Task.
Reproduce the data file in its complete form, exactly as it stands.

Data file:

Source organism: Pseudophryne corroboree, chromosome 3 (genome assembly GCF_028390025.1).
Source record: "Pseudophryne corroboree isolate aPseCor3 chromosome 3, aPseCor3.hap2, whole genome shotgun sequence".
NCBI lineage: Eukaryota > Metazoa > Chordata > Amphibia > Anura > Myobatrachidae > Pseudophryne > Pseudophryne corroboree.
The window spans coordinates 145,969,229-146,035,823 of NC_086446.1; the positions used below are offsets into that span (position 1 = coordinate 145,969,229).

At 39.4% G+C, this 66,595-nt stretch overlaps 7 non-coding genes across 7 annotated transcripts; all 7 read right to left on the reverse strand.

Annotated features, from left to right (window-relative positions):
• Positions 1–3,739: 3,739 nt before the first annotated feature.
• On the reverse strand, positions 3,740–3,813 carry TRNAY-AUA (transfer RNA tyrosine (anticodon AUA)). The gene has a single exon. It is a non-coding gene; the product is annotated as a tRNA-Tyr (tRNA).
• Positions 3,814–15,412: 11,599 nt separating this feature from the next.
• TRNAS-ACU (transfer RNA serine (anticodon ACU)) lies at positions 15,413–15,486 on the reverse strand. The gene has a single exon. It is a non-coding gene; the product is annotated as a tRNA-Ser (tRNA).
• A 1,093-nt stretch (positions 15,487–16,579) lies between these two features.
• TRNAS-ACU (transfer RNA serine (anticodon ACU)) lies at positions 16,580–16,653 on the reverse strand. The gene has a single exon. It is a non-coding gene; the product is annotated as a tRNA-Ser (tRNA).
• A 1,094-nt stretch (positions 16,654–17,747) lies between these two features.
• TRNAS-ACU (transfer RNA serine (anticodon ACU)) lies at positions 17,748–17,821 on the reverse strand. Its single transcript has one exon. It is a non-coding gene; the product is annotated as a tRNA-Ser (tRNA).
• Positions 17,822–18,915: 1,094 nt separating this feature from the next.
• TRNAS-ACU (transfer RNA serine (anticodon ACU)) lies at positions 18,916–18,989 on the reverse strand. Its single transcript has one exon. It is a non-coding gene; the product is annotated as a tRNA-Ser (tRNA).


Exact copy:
Source organism: Pseudophryne corroboree, chromosome 3 (genome assembly GCF_028390025.1).
Source record: "Pseudophryne corroboree isolate aPseCor3 chromosome 3, aPseCor3.hap2, whole genome shotgun sequence".
NCBI lineage: Eukaryota > Metazoa > Chordata > Amphibia > Anura > Myobatrachidae > Pseudophryne > Pseudophryne corroboree.
The window spans coordinates 145,969,229-146,035,823 of NC_086446.1; the positions used below are offsets into that span (position 1 = coordinate 145,969,229).

At 39.4% G+C, this 66,595-nt stretch overlaps 7 non-coding genes across 7 annotated transcripts; all 7 read right to left on the reverse strand.

Annotated features, from left to right (window-relative positions):
• Positions 1–3,739: 3,739 nt before the first annotated feature.
• On the reverse strand, positions 3,740–3,813 carry TRNAY-AUA (transfer RNA tyrosine (anticodon AUA)). The gene has a single exon. It is a non-coding gene; the product is annotated as a tRNA-Tyr (tRNA).
• Positions 3,814–15,412: 11,599 nt separating this feature from the next.
• TRNAS-ACU (transfer RNA serine (anticodon ACU)) lies at positions 15,413–15,486 on the reverse strand. The gene has a single exon. It is a non-coding gene; the product is annotated as a tRNA-Ser (tRNA).
• A 1,093-nt stretch (positions 15,487–16,579) lies between these two features.
• TRNAS-ACU (transfer RNA serine (anticodon ACU)) lies at positions 16,580–16,653 on the reverse strand. The gene has a single exon. It is a non-coding gene; the product is annotated as a tRNA-Ser (tRNA).
• A 1,094-nt stretch (positions 16,654–17,747) lies between these two features.
• TRNAS-ACU (transfer RNA serine (anticodon ACU)) lies at positions 17,748–17,821 on the reverse strand. Its single transcript has one exon. It is a non-coding gene; the product is annotated as a tRNA-Ser (tRNA).
• Positions 17,822–18,915: 1,094 nt separating this feature from the next.
• TRNAS-ACU (transfer RNA serine (anticodon ACU)) lies at positions 18,916–18,989 on the reverse strand. Its single transcript has one exon. It is a non-coding gene; the product is annotated as a tRNA-Ser (tRNA).